In the medical field, the doctors are dealing with patients who have serious wounds on a daily basis. Luckily, stitches are there to help the medical staff deal with those injuries. Also known as surgical sutures, stitches have been around for many millenniums, but the way in which they are currently being used has developed and improved hugely. Whether they are needed after an injury or surgery, stitches are medical devices which have the purpose of closing wounds. This is because stitches hold the body tissue together, making sure that the patient does not face any more problems.
Stitches come in different shapes and sizes, and they are made out of numerous materials. However, all stitches have something in common: they consist of a needle which has an attached length of thread. The types and shapes of needles are also diverse, and using one or the other usually depends on the size and gravity of the wound. Among the types of surgical needles, the most popular ones are the taper, cutting, reverse cutting, side cutting, tapercut or blunt points. You should also know some things about the stitches thread, which is also made from a wide range of materials. Examples here are many. Originally, the biological materials were used, such as silk or catgut. The more modern versions include synthetic materials, like nylon, polypropylene, polyglycolic acid or polylactic acid.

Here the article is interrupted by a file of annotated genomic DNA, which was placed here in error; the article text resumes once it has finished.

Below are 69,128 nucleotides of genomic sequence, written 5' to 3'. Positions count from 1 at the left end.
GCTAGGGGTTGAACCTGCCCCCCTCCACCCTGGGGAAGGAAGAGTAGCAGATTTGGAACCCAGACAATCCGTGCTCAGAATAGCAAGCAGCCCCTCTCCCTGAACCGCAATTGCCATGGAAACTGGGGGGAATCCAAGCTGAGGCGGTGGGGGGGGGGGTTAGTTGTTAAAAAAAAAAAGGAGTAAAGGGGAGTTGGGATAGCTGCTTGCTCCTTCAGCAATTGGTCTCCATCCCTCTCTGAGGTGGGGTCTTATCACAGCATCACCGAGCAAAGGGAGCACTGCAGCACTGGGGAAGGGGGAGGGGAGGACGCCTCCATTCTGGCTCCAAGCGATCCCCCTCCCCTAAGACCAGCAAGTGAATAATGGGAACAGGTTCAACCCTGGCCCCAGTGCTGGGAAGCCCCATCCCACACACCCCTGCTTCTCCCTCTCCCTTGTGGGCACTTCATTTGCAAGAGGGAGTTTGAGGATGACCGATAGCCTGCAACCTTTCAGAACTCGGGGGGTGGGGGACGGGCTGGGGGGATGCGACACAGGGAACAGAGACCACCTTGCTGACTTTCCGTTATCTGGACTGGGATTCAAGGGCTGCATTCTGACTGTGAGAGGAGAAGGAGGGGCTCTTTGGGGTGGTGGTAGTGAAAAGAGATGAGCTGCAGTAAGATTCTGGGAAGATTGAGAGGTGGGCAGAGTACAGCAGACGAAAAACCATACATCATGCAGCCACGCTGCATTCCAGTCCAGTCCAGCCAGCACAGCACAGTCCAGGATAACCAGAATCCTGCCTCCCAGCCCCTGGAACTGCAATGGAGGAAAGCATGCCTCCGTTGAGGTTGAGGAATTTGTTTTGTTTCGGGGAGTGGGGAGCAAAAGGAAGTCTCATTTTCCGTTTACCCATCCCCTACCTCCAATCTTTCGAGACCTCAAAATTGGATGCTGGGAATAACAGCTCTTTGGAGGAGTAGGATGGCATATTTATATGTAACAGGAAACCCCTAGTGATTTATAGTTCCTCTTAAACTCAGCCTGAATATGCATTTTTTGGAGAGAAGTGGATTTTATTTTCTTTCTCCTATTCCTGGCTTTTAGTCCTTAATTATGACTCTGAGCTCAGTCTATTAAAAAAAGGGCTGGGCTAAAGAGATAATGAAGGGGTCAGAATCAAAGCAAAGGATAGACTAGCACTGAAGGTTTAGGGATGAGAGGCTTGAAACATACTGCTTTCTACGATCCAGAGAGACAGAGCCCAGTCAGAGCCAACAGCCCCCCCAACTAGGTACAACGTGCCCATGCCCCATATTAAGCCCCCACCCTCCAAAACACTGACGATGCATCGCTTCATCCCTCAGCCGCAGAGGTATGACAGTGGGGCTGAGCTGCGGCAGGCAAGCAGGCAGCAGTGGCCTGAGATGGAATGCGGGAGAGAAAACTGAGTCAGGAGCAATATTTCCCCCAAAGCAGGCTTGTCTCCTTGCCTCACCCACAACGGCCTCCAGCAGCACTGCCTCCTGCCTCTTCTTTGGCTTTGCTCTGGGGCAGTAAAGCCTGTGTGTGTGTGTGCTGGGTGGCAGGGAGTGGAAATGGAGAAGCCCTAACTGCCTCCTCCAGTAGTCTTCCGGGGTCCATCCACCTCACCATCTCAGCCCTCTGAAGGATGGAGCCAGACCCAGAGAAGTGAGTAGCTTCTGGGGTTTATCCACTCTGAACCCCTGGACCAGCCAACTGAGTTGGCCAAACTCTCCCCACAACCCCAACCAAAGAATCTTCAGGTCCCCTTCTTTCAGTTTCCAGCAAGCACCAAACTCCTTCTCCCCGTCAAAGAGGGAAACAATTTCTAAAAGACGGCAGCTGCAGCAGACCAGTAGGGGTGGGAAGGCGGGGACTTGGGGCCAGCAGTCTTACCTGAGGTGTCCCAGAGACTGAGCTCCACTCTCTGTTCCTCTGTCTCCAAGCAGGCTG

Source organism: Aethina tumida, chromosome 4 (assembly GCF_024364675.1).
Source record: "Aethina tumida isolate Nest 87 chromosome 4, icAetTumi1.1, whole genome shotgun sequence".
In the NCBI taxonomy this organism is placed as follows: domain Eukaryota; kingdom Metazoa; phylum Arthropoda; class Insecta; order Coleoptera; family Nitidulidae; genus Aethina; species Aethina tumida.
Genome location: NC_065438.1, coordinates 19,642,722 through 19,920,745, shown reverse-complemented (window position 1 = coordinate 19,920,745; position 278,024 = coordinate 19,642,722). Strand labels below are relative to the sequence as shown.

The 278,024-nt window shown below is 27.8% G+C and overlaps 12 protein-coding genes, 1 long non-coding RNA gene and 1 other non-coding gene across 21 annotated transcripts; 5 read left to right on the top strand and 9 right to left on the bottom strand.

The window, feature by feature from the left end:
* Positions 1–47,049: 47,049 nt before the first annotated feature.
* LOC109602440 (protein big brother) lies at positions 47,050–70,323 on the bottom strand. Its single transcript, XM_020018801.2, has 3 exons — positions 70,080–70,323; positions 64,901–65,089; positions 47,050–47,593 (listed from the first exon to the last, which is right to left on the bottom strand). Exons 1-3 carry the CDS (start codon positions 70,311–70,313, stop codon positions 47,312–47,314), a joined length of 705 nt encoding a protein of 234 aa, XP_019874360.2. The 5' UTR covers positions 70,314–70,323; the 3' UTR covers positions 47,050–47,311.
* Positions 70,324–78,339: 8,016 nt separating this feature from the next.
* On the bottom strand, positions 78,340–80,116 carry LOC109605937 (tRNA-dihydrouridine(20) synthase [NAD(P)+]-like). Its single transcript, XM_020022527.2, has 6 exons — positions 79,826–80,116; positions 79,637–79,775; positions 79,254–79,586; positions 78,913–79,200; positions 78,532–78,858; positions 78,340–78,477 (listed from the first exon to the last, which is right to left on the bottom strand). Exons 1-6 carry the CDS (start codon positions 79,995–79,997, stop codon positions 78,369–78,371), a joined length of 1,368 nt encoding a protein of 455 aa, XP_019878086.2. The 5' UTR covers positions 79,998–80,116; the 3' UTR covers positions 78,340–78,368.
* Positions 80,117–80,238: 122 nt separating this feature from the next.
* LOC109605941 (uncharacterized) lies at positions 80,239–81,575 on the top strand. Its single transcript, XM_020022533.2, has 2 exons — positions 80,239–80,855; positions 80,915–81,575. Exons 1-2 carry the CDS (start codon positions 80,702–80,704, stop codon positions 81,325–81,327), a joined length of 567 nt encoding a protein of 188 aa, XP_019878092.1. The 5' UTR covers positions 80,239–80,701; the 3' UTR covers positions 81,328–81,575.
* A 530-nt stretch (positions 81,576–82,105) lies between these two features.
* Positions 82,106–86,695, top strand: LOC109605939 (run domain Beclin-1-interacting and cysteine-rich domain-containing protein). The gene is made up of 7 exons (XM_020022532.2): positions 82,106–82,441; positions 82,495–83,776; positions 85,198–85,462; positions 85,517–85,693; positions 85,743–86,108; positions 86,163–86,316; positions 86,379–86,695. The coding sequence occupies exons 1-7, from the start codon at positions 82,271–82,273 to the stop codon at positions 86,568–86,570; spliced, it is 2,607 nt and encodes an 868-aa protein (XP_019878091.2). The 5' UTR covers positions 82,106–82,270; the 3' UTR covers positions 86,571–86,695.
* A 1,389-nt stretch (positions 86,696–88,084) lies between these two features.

Luckily, you do not have to worry about this aspect, because if you need stitches, the doctor or nurse attending you will know which alternative is the best for you. You should know, though, that stitches can be absorbable or non-absorbable. The absorbable stitches are, as the name suggests, stitches which are broken down over time and naturally absorbed by the body. The non-absorbable stitches must usually be removed after a period of time, and they often leave scars. Nevertheless, stitches are used all the time, because they are the best and fastest way of closing wounds. Most people do not even want to hear about stitches, but they do not realize that stitches actually speed up the healing process.